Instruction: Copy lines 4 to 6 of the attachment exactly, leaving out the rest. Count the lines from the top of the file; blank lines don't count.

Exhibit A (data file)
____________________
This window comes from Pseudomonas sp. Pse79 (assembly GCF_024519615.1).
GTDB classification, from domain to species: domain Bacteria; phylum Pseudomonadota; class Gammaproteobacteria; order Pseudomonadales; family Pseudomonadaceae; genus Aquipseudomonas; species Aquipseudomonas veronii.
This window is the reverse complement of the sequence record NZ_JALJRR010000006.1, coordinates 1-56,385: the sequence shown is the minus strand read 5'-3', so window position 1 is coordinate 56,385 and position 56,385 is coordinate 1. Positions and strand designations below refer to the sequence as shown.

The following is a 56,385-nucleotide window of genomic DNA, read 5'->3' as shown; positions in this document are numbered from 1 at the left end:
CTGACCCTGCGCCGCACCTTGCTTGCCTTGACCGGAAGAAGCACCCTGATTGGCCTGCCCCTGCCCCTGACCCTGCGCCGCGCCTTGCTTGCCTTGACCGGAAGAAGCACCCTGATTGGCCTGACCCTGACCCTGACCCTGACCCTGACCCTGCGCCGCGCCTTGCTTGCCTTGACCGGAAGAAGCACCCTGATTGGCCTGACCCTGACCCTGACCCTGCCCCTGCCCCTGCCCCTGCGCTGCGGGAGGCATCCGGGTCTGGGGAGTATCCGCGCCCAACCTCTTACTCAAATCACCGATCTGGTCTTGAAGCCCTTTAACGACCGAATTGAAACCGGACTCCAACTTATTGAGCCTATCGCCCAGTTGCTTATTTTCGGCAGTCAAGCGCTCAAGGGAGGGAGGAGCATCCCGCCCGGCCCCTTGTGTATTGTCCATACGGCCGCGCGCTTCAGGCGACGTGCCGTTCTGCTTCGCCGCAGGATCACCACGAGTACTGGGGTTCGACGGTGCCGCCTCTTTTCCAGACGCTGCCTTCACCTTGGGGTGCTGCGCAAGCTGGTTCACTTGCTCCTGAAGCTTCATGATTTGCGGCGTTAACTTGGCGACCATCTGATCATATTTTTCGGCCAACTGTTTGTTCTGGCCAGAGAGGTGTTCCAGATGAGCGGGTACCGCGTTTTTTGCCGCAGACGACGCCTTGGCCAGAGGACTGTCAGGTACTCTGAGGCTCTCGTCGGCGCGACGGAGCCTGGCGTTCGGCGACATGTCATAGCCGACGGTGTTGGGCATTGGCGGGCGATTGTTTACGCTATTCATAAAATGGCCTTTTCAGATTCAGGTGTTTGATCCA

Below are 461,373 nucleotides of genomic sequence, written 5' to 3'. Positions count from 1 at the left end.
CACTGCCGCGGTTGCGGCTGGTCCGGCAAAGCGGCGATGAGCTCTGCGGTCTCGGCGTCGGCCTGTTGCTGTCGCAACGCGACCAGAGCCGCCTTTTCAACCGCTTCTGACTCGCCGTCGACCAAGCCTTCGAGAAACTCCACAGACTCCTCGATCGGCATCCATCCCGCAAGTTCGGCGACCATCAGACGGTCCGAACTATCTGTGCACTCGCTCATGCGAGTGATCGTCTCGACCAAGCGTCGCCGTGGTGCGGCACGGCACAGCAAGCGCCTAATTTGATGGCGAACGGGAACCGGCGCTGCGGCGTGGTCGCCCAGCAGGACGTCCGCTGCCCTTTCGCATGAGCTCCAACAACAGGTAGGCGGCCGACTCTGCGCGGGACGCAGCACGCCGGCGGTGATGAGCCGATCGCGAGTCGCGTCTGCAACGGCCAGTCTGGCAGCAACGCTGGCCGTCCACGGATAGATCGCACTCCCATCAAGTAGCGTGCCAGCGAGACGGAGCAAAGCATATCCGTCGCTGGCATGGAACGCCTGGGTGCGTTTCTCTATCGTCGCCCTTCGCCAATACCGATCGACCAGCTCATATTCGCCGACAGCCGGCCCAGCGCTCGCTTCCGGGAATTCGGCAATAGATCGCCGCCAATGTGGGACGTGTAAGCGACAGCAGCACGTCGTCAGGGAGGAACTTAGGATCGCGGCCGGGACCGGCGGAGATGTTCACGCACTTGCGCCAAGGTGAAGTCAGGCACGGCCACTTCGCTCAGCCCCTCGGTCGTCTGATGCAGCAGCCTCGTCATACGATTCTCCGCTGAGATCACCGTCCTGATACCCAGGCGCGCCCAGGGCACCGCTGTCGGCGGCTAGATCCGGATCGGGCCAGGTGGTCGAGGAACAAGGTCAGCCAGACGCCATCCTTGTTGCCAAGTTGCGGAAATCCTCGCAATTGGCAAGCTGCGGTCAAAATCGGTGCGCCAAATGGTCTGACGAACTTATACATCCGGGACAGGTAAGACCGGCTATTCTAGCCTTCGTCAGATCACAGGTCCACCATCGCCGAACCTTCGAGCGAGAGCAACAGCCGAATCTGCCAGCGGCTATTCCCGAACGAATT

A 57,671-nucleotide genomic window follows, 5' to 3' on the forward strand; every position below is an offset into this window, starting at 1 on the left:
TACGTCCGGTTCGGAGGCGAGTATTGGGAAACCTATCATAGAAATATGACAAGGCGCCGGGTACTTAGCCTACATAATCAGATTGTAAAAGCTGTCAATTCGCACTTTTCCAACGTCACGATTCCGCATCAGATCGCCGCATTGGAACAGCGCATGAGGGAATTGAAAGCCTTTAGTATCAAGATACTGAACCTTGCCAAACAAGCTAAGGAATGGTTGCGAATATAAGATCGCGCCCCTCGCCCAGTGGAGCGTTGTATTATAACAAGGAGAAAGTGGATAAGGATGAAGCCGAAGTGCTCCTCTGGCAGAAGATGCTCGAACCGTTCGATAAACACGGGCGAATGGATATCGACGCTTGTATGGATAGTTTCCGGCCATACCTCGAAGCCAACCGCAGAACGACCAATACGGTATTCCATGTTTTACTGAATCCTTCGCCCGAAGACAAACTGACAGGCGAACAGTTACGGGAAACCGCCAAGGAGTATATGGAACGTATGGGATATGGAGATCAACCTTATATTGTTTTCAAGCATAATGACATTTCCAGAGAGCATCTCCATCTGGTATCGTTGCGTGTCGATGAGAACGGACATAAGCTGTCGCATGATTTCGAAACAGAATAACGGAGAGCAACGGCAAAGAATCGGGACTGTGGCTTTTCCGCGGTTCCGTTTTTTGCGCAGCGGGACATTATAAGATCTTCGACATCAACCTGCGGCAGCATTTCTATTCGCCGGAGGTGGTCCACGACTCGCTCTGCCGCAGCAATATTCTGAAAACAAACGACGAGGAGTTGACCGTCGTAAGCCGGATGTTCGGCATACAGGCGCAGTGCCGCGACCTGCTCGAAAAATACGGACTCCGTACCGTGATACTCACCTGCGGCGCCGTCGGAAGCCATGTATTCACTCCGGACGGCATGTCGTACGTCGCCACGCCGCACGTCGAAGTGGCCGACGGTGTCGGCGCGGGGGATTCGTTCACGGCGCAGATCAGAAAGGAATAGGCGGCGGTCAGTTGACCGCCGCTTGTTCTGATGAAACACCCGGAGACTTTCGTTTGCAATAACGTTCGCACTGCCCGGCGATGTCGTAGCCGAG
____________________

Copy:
The following is a 56,385-nucleotide window of genomic DNA, read 5'->3' as shown; positions in this document are numbered from 1 at the left end:
CTGACCCTGCGCCGCACCTTGCTTGCCTTGACCGGAAGAAGCACCCTGATTGGCCTGCCCCTGCCCCTGACCCTGCGCCGCGCCTTGCTTGCCTTGACCGGAAGAAGCACCCTGATTGGCCTGACCCTGACCCTGACCCTGACCCTGACCCTGCGCCGCGCCTTGCTTGCCTTGACCGGAAGAAGCACCCTGATTGGCCTGACCCTGACCCTGACCCTGCCCCTGCCCCTGCCCCTGCGCTGCGGGAGGCATCCGGGTCTGGGGAGTATCCGCGCCCAACCTCTTACTCAAATCACCGATCTGGTCTTGAAGCCCTTTAACGACCGAATTGAAACCGGACTCCAACTTATTGAGCCTATCGCCCAGTTGCTTATTTTCGGCAGTCAAGCGCTCAAGGGAGGGAGGAGCATCCCGCCCGGCCCCTTGTGTATTGTCCATACGGCCGCGCGCTTCAGGCGACGTGCCGTTCTGCTTCGCCGCAGGATCACCACGAGTACTGGGGTTCGACGGTGCCGCCTCTTTTCCAGACGCTGCCTTCACCTTGGGGTGCTGCGCAAGCTGGTTCACTTGCTCCTGAAGCTTCATGATTTGCGGCGTTAACTTGGCGACCATCTGATCATATTTTTCGGCCAACTGTTTGTTCTGGCCAGAGAGGTGTTCCAGATGAGCGGGTACCGCGTTTTTTGCCGCAGACGACGCCTTGGCCAGAGGACTGTCAGGTACTCTGAGGCTCTCGTCGGCGCGACGGAGCCTGGCGTTCGGCGACATGTCATAGCCGACGGTGTTGGGCATTGGCGGGCGATTGTTTACGCTATTCATAAAATGGCCTTTTCAGATTCAGGTGTTTGATCCA

Below are 461,373 nucleotides of genomic sequence, written 5' to 3'. Positions count from 1 at the left end.